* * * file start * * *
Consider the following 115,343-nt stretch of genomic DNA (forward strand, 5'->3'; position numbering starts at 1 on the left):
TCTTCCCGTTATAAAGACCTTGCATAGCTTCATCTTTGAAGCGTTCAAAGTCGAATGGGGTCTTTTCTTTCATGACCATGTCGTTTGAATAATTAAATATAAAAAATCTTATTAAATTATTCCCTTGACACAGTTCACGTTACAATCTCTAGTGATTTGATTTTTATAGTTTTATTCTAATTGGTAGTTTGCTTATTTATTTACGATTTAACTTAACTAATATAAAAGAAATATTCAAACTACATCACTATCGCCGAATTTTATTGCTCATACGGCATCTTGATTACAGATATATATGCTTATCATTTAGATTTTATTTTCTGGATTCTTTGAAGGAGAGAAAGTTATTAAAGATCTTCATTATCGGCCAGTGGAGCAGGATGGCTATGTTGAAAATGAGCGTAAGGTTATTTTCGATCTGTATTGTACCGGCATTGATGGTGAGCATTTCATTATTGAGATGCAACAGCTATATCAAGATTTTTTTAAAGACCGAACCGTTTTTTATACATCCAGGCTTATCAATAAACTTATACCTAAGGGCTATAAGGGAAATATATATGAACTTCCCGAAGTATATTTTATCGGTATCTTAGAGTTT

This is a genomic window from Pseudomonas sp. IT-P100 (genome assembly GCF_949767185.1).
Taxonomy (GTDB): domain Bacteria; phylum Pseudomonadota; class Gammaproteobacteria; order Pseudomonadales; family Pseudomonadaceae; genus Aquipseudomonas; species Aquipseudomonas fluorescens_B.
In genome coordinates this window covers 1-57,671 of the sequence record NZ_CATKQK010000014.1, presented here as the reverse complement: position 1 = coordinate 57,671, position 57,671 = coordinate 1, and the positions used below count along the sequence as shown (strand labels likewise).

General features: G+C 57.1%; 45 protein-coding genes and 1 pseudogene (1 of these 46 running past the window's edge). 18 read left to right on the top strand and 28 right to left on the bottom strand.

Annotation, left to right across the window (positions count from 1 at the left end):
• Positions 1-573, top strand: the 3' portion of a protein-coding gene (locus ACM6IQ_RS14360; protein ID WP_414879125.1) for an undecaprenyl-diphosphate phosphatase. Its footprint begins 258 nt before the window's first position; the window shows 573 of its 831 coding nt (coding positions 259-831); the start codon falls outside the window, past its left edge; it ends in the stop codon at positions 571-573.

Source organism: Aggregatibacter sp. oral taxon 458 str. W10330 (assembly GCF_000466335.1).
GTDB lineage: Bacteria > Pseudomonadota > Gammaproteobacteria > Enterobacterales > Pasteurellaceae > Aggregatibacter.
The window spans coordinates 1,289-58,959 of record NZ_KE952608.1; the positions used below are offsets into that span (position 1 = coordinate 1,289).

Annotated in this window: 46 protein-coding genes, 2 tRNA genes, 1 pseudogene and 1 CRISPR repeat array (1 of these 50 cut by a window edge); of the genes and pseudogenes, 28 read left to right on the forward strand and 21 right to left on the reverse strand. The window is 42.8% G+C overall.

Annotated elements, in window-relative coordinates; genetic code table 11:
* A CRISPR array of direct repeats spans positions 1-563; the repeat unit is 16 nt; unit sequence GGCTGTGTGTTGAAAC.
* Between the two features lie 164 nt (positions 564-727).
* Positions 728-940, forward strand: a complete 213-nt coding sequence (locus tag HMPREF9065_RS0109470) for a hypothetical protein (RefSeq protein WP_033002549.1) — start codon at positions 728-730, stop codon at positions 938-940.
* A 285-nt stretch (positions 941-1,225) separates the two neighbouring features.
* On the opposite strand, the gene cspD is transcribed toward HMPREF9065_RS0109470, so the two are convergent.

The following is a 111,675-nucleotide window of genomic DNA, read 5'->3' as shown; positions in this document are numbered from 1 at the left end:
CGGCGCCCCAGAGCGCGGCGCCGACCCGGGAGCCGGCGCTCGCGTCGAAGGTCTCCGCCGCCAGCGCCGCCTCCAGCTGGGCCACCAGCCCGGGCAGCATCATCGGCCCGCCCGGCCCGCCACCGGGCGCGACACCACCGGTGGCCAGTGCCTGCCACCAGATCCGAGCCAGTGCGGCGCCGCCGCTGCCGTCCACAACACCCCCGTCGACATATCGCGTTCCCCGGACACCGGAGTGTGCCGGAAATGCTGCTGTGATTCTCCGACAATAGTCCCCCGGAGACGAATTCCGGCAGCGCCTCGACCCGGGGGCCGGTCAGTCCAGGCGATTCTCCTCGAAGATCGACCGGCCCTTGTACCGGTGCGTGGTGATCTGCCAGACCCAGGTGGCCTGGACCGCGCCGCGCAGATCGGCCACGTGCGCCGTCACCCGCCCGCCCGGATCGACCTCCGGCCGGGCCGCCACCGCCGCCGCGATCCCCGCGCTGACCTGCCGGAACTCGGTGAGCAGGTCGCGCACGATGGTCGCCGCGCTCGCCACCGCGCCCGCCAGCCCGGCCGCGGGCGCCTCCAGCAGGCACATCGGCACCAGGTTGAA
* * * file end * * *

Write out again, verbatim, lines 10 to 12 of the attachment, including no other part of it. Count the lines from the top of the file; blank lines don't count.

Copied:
GTDB lineage: Bacteria > Pseudomonadota > Gammaproteobacteria > Enterobacterales > Pasteurellaceae > Aggregatibacter.
The window spans coordinates 1,289-58,959 of record NZ_KE952608.1; the positions used below are offsets into that span (position 1 = coordinate 1,289).

Annotated in this window: 46 protein-coding genes, 2 tRNA genes, 1 pseudogene and 1 CRISPR repeat array (1 of these 50 cut by a window edge); of the genes and pseudogenes, 28 read left to right on the forward strand and 21 right to left on the reverse strand. The window is 42.8% G+C overall.